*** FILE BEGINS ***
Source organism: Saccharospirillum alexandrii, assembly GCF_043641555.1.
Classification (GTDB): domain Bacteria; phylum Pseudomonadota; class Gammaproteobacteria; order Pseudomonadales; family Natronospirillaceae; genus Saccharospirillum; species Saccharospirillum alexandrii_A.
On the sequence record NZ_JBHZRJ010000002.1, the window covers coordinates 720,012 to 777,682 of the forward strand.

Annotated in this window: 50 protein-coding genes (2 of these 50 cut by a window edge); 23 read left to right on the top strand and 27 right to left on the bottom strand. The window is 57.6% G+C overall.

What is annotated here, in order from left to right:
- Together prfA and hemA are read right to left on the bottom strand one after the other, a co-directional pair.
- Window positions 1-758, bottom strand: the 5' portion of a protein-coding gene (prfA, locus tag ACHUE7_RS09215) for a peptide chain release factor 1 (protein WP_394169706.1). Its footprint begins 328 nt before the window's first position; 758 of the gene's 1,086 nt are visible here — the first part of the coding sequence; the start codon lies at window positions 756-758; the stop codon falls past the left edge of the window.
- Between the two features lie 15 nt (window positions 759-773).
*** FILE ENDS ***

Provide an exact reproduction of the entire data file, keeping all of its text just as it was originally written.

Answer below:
Source organism: Saccharospirillum alexandrii, assembly GCF_043641555.1.
Classification (GTDB): domain Bacteria; phylum Pseudomonadota; class Gammaproteobacteria; order Pseudomonadales; family Natronospirillaceae; genus Saccharospirillum; species Saccharospirillum alexandrii_A.
On the sequence record NZ_JBHZRJ010000002.1, the window covers coordinates 720,012 to 777,682 of the forward strand.

Annotated in this window: 50 protein-coding genes (2 of these 50 cut by a window edge); 23 read left to right on the top strand and 27 right to left on the bottom strand. The window is 57.6% G+C overall.

What is annotated here, in order from left to right:
- Together prfA and hemA are read right to left on the bottom strand one after the other, a co-directional pair.
- Window positions 1-758, bottom strand: the 5' portion of a protein-coding gene (prfA, locus tag ACHUE7_RS09215) for a peptide chain release factor 1 (protein WP_394169706.1). Its footprint begins 328 nt before the window's first position; 758 of the gene's 1,086 nt are visible here — the first part of the coding sequence; the start codon lies at window positions 756-758; the stop codon falls past the left edge of the window.
- Between the two features lie 15 nt (window positions 759-773).